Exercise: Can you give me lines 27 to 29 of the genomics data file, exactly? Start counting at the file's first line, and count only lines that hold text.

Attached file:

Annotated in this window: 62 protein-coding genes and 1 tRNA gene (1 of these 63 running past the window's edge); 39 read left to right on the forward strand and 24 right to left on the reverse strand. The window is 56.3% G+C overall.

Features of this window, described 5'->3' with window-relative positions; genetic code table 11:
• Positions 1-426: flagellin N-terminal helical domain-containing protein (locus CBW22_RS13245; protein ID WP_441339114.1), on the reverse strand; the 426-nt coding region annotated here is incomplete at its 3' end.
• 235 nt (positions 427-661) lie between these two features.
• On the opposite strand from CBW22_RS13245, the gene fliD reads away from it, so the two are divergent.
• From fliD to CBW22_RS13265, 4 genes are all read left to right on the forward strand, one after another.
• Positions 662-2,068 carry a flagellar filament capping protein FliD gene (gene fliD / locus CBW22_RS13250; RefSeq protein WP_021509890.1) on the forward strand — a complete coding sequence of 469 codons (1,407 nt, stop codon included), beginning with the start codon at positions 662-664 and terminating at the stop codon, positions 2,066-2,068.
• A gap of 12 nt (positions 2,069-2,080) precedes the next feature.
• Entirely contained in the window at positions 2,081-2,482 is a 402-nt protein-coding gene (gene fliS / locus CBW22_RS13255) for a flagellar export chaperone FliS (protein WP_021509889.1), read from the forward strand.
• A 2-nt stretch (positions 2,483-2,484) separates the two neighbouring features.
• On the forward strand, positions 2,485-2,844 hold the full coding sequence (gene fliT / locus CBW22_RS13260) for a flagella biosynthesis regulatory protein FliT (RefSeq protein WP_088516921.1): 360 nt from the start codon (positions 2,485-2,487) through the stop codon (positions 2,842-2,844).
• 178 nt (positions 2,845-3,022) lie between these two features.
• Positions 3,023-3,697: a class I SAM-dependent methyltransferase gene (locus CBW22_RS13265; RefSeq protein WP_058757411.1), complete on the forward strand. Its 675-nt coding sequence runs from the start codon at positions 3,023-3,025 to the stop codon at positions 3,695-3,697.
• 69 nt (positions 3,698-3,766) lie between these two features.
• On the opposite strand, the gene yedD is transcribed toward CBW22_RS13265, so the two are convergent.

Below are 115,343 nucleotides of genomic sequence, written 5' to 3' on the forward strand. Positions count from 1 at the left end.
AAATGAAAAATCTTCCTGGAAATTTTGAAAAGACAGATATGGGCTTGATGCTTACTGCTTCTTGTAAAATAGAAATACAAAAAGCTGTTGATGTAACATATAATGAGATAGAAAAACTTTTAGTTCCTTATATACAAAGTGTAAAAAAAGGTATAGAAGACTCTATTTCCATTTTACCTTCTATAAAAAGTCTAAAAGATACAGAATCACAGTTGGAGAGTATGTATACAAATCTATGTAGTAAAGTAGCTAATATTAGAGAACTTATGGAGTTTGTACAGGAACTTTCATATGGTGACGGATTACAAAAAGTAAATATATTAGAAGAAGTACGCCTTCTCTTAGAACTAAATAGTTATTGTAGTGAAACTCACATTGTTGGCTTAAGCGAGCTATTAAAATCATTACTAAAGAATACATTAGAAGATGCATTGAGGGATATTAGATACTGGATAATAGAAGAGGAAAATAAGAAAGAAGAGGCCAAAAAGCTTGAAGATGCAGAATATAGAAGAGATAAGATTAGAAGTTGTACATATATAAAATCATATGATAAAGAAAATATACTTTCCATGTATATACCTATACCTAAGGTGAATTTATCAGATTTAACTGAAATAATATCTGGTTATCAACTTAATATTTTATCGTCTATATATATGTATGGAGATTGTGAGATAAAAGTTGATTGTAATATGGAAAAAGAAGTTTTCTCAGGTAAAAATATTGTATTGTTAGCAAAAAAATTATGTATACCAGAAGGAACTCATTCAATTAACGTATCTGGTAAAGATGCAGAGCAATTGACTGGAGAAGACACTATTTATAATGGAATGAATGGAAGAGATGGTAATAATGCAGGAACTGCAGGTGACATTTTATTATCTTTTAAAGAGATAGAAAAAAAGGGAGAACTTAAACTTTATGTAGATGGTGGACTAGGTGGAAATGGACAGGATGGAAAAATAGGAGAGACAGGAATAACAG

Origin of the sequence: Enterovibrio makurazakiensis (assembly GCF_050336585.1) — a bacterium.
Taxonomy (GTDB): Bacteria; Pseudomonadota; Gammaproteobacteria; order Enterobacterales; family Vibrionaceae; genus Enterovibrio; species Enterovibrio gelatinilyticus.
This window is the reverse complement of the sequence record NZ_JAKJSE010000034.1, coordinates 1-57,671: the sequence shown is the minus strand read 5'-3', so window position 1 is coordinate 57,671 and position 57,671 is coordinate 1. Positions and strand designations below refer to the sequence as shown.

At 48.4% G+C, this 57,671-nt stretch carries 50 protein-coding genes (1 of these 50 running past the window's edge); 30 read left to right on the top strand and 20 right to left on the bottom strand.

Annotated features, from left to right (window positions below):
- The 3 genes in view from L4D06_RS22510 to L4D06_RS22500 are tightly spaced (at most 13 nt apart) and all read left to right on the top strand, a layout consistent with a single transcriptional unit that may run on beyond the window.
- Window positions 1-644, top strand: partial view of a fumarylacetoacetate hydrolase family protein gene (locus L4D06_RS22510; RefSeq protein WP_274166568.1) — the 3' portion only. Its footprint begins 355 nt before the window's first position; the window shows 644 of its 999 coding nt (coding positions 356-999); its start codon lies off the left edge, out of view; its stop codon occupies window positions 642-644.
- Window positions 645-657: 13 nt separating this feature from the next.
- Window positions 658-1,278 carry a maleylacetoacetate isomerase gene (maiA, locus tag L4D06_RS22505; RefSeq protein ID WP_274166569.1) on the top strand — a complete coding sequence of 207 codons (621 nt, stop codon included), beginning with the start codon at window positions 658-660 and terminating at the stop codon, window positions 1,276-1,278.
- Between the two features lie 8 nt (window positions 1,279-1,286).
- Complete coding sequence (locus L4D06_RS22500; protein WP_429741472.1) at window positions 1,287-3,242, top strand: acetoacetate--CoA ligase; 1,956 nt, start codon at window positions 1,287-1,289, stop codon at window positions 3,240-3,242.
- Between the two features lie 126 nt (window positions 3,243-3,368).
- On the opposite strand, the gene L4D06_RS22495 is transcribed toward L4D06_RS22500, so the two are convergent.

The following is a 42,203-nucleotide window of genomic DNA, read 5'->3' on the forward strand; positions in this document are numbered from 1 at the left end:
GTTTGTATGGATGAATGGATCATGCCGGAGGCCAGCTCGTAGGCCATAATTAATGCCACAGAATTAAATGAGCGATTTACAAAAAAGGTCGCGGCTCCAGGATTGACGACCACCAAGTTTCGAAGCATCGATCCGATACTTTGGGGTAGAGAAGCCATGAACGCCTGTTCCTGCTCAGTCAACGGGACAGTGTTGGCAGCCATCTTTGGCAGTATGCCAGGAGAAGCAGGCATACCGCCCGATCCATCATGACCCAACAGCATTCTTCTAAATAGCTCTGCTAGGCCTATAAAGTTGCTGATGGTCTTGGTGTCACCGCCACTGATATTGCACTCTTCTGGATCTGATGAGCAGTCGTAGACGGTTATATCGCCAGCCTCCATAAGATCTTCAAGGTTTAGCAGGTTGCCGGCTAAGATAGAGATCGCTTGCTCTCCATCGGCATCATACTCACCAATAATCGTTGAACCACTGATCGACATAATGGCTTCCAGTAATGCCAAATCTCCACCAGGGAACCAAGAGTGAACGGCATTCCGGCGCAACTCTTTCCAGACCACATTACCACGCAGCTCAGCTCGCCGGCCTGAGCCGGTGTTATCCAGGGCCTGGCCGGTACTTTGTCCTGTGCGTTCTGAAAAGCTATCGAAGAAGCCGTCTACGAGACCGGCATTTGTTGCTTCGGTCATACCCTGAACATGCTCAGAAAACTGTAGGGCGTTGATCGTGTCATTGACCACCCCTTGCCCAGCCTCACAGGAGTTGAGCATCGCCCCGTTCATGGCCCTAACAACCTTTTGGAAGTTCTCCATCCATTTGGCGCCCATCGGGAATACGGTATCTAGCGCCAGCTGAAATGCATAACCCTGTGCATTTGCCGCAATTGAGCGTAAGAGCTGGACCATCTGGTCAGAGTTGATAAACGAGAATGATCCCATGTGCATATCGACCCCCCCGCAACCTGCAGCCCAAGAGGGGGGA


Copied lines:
- Between the two features lie 8 nt (window positions 1,279-1,286).
- Complete coding sequence (locus L4D06_RS22500; protein WP_429741472.1) at window positions 1,287-3,242, top strand: acetoacetate--CoA ligase; 1,956 nt, start codon at window positions 1,287-1,289, stop codon at window positions 3,240-3,242.
- Between the two features lie 126 nt (window positions 3,243-3,368).